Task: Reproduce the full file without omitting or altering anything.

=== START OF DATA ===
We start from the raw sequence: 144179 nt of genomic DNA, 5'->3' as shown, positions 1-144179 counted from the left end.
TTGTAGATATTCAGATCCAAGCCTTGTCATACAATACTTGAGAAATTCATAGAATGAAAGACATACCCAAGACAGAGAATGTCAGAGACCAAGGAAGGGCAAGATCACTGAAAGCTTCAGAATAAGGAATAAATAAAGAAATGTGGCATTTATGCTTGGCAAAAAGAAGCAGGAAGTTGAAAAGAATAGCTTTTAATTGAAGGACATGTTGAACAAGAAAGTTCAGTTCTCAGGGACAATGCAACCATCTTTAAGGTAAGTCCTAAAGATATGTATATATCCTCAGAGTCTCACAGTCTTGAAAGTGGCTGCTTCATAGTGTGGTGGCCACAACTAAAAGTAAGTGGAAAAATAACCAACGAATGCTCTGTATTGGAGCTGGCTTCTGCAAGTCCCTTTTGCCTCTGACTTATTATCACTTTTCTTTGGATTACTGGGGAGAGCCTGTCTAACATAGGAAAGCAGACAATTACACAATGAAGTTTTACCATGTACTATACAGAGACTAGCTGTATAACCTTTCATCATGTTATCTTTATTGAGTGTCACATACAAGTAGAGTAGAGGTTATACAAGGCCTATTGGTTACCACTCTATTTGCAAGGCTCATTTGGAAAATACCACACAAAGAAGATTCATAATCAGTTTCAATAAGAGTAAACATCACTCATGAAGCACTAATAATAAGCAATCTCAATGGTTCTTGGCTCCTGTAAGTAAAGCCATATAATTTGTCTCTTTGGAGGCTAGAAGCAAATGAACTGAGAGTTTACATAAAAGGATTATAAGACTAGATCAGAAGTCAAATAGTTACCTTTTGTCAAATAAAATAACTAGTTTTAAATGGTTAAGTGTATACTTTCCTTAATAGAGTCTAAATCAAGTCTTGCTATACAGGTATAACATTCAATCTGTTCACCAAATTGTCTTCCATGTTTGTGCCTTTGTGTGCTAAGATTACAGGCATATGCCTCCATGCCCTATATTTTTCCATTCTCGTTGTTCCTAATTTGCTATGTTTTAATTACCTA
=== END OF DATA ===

We start from the raw sequence: 144179 nt of genomic DNA, 5'->3' as shown, positions 1-144179 counted from the left end.
TTGTAGATATTCAGATCCAAGCCTTGTCATACAATACTTGAGAAATTCATAGAATGAAAGACATACCCAAGACAGAGAATGTCAGAGACCAAGGAAGGGCAAGATCACTGAAAGCTTCAGAATAAGGAATAAATAAAGAAATGTGGCATTTATGCTTGGCAAAAAGAAGCAGGAAGTTGAAAAGAATAGCTTTTAATTGAAGGACATGTTGAACAAGAAAGTTCAGTTCTCAGGGACAATGCAACCATCTTTAAGGTAAGTCCTAAAGATATGTATATATCCTCAGAGTCTCACAGTCTTGAAAGTGGCTGCTTCATAGTGTGGTGGCCACAACTAAAAGTAAGTGGAAAAATAACCAACGAATGCTCTGTATTGGAGCTGGCTTCTGCAAGTCCCTTTTGCCTCTGACTTATTATCACTTTTCTTTGGATTACTGGGGAGAGCCTGTCTAACATAGGAAAGCAGACAATTACACAATGAAGTTTTACCATGTACTATACAGAGACTAGCTGTATAACCTTTCATCATGTTATCTTTATTGAGTGTCACATACAAGTAGAGTAGAGGTTATACAAGGCCTATTGGTTACCACTCTATTTGCAAGGCTCATTTGGAAAATACCACACAAAGAAGATTCATAATCAGTTTCAATAAGAGTAAACATCACTCATGAAGCACTAATAATAAGCAATCTCAATGGTTCTTGGCTCCTGTAAGTAAAGCCATATAATTTGTCTCTTTGGAGGCTAGAAGCAAATGAACTGAGAGTTTACATAAAAGGATTATAAGACTAGATCAGAAGTCAAATAGTTACCTTTTGTCAAATAAAATAACTAGTTTTAAATGGTTAAGTGTATACTTTCCTTAATAGAGTCTAAATCAAGTCTTGCTATACAGGTATAACATTCAATCTGTTCACCAAATTGTCTTCCATGTTTGTGCCTTTGTGTGCTAAGATTACAGGCATATGCCTCCATGCCCTATATTTTTCCATTCTCGTTGTTCCTAATTTGCTATGTTTTAATTACCTA